Being Honest With Yourself, Even If It Hurts

In more recent months I’ve been challenging, and facing, the fear that creeps up when I think of what others may think of me.

Growing up, my very philosophical parents used to try and soothe the very angsty teen version of me by saying, “don’t worry, when you get older, you’ll care less of what others think of you.”

It’s got me thinking that as we get older, we may care less of what others think, but what I really believe happens is that we begin to care more about what we ourselves think.

By caring more about what we deem important we light up in the world, we begin to take action on what really matters to us, and we begin to take steps towards the business, creative practice, or career that has been calling us.

But most importantly, by caring more about what we think of our own lives, we begin to find fulfillment in simply being ourselves.

This is a friendly reminder from someone who has been actively practicing radical honesty in her daily life — in creative practice, relationships, and career.

It will be uncomfortable, and it may even hurt, but you’re doing it for you.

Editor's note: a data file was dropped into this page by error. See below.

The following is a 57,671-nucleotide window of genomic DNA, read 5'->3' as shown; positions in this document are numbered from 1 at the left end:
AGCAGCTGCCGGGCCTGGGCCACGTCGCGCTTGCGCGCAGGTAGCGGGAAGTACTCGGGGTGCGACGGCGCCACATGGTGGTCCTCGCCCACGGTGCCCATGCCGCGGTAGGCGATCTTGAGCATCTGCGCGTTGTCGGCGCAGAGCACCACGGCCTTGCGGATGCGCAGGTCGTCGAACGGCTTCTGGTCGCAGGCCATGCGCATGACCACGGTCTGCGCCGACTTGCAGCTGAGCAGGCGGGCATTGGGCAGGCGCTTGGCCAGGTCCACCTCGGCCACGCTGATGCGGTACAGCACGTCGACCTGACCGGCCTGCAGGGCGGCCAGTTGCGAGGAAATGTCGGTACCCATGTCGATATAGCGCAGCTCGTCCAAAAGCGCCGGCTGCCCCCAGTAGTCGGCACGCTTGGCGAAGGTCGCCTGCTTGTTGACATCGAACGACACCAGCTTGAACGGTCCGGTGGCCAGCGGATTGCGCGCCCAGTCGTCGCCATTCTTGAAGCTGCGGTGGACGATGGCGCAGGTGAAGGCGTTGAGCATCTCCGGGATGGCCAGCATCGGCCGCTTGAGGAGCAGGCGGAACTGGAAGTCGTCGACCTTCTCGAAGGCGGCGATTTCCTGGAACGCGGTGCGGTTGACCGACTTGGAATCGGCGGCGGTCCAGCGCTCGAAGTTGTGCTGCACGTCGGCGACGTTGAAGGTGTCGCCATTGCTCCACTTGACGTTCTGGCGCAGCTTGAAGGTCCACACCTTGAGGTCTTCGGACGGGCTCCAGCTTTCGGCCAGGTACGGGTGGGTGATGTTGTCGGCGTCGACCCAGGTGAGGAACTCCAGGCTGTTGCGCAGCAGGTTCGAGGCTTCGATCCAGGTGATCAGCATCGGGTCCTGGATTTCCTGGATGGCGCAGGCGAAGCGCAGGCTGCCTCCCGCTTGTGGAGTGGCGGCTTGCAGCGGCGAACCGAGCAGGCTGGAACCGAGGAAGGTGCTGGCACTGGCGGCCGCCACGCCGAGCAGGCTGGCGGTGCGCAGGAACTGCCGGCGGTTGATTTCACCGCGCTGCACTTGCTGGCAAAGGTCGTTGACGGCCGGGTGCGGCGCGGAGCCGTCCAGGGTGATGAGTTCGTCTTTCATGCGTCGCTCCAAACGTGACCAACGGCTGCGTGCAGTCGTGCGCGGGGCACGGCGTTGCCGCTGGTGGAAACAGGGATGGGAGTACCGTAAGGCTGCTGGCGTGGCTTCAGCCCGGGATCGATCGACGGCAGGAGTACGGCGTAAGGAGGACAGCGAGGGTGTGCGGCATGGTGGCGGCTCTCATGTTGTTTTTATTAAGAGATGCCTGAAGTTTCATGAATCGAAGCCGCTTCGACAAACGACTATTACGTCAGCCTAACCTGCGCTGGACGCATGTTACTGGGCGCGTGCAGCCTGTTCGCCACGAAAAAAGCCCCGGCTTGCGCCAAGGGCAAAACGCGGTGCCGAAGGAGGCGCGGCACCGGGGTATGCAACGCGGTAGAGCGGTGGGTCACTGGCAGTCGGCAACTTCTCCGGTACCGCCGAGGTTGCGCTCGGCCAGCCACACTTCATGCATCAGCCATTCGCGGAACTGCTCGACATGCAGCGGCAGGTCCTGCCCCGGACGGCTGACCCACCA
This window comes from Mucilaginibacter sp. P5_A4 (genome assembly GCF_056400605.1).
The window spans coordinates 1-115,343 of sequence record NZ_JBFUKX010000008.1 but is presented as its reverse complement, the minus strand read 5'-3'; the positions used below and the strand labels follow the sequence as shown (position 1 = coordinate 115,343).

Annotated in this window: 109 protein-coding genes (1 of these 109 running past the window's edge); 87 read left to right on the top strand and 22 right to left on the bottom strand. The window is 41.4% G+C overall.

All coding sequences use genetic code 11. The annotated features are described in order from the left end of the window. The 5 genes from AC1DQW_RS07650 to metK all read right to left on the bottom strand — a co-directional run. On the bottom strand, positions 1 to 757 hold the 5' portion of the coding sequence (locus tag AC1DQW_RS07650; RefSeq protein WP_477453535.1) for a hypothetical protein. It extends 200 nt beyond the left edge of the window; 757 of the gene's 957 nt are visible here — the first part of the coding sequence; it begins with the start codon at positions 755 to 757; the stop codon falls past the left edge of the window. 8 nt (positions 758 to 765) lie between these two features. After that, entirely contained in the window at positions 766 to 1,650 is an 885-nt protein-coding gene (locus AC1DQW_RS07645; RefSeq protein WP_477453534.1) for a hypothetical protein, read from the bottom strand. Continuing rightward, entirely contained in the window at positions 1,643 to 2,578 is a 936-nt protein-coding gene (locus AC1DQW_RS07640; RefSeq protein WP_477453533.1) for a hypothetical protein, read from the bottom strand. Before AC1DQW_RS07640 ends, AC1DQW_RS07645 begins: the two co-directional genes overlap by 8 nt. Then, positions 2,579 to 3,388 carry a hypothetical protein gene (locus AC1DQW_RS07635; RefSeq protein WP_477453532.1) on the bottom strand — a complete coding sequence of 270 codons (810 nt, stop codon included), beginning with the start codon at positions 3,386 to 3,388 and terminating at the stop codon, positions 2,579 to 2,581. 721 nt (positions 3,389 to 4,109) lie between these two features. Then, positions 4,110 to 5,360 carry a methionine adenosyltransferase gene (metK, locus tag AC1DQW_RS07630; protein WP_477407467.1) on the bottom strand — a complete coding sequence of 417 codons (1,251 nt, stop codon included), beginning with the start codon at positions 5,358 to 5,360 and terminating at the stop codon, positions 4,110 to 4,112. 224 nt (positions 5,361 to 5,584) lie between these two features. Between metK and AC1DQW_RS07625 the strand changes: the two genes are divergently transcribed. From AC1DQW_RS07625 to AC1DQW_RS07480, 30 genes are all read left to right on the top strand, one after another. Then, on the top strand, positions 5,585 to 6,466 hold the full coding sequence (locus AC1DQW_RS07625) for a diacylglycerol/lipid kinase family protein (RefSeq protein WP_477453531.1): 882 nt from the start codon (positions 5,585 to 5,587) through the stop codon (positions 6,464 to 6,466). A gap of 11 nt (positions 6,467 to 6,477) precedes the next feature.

Be honest with yourself.

Be honest about the life you crave.

Be honest about who you’re becoming.

At the end of the day, the approval you’re seeking is your own.

 

 

Seeing Failure As Part of the Process

I’ve realized that deep feelings of satisfaction come from our ability to stick with something long term to see the fruits of our labor. Although, to be honest, I want to instantly feel like an expert at whatever I’m working on, and completely bypass the failure part.

My fitness coach recently told me, “everythingĀ  important in our lives is going to require effort — and most likely, lots of it.” This of course happened when I was wobbling on the ground trying to hold a plank position.

Our ability, or inability, to stick it out with something is really the determining factor in our ability to get better at it. This means everything from work, fitness, business, writing, to relationships. This means it’s going to suck, look messy, and frustrate us.

I’m working on admitting to myself when I’ve felt like I’ve failed. And instead of giving up, or hiding, or ghosting from it, like my usual M.O, I’ve been getting back to it. Whether it’s being embarrassed about writing a piece that got no reactions/likes, or having a workout where I didn’t give my all, or whether it’s having an uncomfortable conversation in my work or relationship, I’m getting back to it.

I realize that the contrast of feeling wrong, or feeling like I failed, is also part of the process. And the sooner I get back to it, the better I feel.

What about you? How do you handle failure in your life, art, and business?